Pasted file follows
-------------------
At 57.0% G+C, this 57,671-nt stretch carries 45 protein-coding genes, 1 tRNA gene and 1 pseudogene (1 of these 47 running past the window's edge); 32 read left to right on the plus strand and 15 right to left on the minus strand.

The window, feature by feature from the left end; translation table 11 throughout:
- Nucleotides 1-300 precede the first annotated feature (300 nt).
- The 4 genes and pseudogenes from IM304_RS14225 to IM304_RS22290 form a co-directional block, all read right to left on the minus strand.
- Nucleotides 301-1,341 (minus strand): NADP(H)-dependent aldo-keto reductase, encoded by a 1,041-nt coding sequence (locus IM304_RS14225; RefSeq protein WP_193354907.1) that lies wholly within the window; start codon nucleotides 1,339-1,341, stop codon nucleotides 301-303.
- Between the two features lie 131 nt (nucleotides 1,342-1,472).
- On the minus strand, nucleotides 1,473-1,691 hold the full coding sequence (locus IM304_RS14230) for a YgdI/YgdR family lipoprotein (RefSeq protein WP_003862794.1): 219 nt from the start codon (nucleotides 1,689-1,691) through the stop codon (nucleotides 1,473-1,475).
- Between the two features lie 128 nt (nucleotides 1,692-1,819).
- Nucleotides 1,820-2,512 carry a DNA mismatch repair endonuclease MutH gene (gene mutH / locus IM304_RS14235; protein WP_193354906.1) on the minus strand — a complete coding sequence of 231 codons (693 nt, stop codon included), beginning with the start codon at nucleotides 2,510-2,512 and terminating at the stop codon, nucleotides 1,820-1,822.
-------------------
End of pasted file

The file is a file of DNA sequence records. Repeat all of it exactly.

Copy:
At 57.0% G+C, this 57,671-nt stretch carries 45 protein-coding genes, 1 tRNA gene and 1 pseudogene (1 of these 47 running past the window's edge); 32 read left to right on the plus strand and 15 right to left on the minus strand.

The window, feature by feature from the left end; translation table 11 throughout:
- Nucleotides 1-300 precede the first annotated feature (300 nt).
- The 4 genes and pseudogenes from IM304_RS14225 to IM304_RS22290 form a co-directional block, all read right to left on the minus strand.
- Nucleotides 301-1,341 (minus strand): NADP(H)-dependent aldo-keto reductase, encoded by a 1,041-nt coding sequence (locus IM304_RS14225; RefSeq protein WP_193354907.1) that lies wholly within the window; start codon nucleotides 1,339-1,341, stop codon nucleotides 301-303.
- Between the two features lie 131 nt (nucleotides 1,342-1,472).
- On the minus strand, nucleotides 1,473-1,691 hold the full coding sequence (locus IM304_RS14230) for a YgdI/YgdR family lipoprotein (RefSeq protein WP_003862794.1): 219 nt from the start codon (nucleotides 1,689-1,691) through the stop codon (nucleotides 1,473-1,475).
- Between the two features lie 128 nt (nucleotides 1,692-1,819).
- Nucleotides 1,820-2,512 carry a DNA mismatch repair endonuclease MutH gene (gene mutH / locus IM304_RS14235; protein WP_193354906.1) on the minus strand — a complete coding sequence of 231 codons (693 nt, stop codon included), beginning with the start codon at nucleotides 2,510-2,512 and terminating at the stop codon, nucleotides 1,820-1,822.